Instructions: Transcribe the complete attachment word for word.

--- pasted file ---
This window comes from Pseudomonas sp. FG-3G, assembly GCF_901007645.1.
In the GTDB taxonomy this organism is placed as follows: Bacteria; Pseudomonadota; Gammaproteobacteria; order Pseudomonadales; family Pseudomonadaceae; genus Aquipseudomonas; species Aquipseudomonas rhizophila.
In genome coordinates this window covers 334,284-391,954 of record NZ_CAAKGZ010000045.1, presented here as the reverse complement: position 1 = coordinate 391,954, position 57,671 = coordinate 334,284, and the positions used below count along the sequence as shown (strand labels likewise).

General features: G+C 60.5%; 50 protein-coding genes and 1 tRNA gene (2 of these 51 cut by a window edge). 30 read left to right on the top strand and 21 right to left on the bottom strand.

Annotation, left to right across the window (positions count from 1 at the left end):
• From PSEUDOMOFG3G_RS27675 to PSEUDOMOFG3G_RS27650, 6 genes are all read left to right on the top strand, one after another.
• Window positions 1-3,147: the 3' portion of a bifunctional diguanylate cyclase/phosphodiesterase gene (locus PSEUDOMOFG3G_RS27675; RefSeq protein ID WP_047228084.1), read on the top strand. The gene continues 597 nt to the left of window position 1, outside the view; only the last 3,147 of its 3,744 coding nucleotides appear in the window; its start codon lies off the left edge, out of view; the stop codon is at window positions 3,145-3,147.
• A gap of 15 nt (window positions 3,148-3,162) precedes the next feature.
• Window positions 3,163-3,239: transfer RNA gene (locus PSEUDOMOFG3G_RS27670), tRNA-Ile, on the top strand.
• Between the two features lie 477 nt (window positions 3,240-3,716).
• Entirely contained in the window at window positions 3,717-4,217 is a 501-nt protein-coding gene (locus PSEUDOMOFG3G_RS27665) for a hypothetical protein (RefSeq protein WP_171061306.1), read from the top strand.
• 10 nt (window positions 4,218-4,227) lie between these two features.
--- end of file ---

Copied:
This window comes from Pseudomonas sp. FG-3G, assembly GCF_901007645.1.
In the GTDB taxonomy this organism is placed as follows: Bacteria; Pseudomonadota; Gammaproteobacteria; order Pseudomonadales; family Pseudomonadaceae; genus Aquipseudomonas; species Aquipseudomonas rhizophila.
In genome coordinates this window covers 334,284-391,954 of record NZ_CAAKGZ010000045.1, presented here as the reverse complement: position 1 = coordinate 391,954, position 57,671 = coordinate 334,284, and the positions used below count along the sequence as shown (strand labels likewise).

General features: G+C 60.5%; 50 protein-coding genes and 1 tRNA gene (2 of these 51 cut by a window edge). 30 read left to right on the top strand and 21 right to left on the bottom strand.

Annotation, left to right across the window (positions count from 1 at the left end):
• From PSEUDOMOFG3G_RS27675 to PSEUDOMOFG3G_RS27650, 6 genes are all read left to right on the top strand, one after another.
• Window positions 1-3,147: the 3' portion of a bifunctional diguanylate cyclase/phosphodiesterase gene (locus PSEUDOMOFG3G_RS27675; RefSeq protein ID WP_047228084.1), read on the top strand. The gene continues 597 nt to the left of window position 1, outside the view; only the last 3,147 of its 3,744 coding nucleotides appear in the window; its start codon lies off the left edge, out of view; the stop codon is at window positions 3,145-3,147.
• A gap of 15 nt (window positions 3,148-3,162) precedes the next feature.
• Window positions 3,163-3,239: transfer RNA gene (locus PSEUDOMOFG3G_RS27670), tRNA-Ile, on the top strand.
• Between the two features lie 477 nt (window positions 3,240-3,716).
• Entirely contained in the window at window positions 3,717-4,217 is a 501-nt protein-coding gene (locus PSEUDOMOFG3G_RS27665) for a hypothetical protein (RefSeq protein WP_171061306.1), read from the top strand.
• 10 nt (window positions 4,218-4,227) lie between these two features.